But then, these early seekers never sat in a rickety bus, with vomiting Chinese hookers for company. Orville Schell, a seasoned traveler in China, probably has, and his book has the bracing air about it of disenchantment. The fact that he was a bit of a seeker once himself, mesmerized by the idea of Tibet, and of Communist China, makes him the perfect chronicler of such afflictions in others. In an earlier book of his, about the advent of Chinese-style casino capitalism, he expressed a fleeting sense of nostalgia for an earlier China, austere, remote, high-minded, inaccessible, xenophobic, poor. Mao’s China, after all, was a kind of Tibet for would-be refugees from Western civilization too.
Having read his book on Tibet, I understand Schell’s romantic longings a bit better. Here he is, on the set of the movie Seven Years in Tibet, high up in the Andes mountains, gazing in wonder at a replica of Lhasa. He feels “overwhelmed by a yearning for a place like the one I see being set in motion before me—a fantastic island of escape from the prosaic, the rapacious, the speed and falseness of modern life.” The fact that he is looking at a movie set adds a nicely poignant touch: this is the genuine stuff of fantasy.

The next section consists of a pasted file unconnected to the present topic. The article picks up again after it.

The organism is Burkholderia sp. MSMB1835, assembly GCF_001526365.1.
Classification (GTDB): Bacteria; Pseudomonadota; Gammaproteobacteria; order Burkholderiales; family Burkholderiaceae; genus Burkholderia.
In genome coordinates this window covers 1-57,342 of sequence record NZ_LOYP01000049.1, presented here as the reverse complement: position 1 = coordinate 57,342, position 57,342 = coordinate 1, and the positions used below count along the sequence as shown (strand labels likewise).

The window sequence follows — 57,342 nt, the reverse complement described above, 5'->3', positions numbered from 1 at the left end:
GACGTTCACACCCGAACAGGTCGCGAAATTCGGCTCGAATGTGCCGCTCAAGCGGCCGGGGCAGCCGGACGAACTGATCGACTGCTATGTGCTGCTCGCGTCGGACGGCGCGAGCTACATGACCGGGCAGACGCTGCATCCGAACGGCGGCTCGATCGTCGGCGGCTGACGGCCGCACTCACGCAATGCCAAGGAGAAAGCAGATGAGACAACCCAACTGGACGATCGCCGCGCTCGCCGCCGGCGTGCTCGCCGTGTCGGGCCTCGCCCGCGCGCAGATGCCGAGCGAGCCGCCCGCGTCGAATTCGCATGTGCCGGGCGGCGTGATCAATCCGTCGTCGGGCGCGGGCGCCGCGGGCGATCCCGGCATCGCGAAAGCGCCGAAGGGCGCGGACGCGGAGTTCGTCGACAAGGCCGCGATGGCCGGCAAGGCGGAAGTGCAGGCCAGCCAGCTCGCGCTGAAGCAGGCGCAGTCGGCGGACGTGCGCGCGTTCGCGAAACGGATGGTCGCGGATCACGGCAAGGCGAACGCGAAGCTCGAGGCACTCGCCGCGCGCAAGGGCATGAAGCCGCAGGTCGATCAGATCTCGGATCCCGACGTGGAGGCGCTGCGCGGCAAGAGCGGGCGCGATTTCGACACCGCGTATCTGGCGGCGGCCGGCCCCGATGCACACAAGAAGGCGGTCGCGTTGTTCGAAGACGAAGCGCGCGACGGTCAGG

Schell’s descriptions of earlier Tibetophiles, trying to make a getaway from the solemn garden parties of life, are lively and interesting enough, but some of them have been told quite a few times before. To me the more arresting parts of his book are about the peculiar symbiosis between Hollywood and Tibet. The number of men and women who go wobbly at the thought of Tibet and its highest representative on earth, His Holiness the Dalai Lama, seems to be remarkably high in the main factory town of American fantasies. Why?
Why would Martin Scorsese, for example, a director of hard-nosed American movies, react like a gushing schoolgirl to the Dalai Lama, about whose life he was inspired to make the film Kundun? “Something happened,” he is quoted as saying. “I became totally aware of existing in the moment. It was like you could feel your heart beat; and as I left, he looked at me. I don’t know, but there was something about the look, something sweet…. I just knew I had to make the movie.” Scorsese was raised as a Catholic, and Catholics have their own rich tradition of religious ecstasies. Nevertheless, I find it hard to imagine him reacting quite in this way to an audience with the Pope.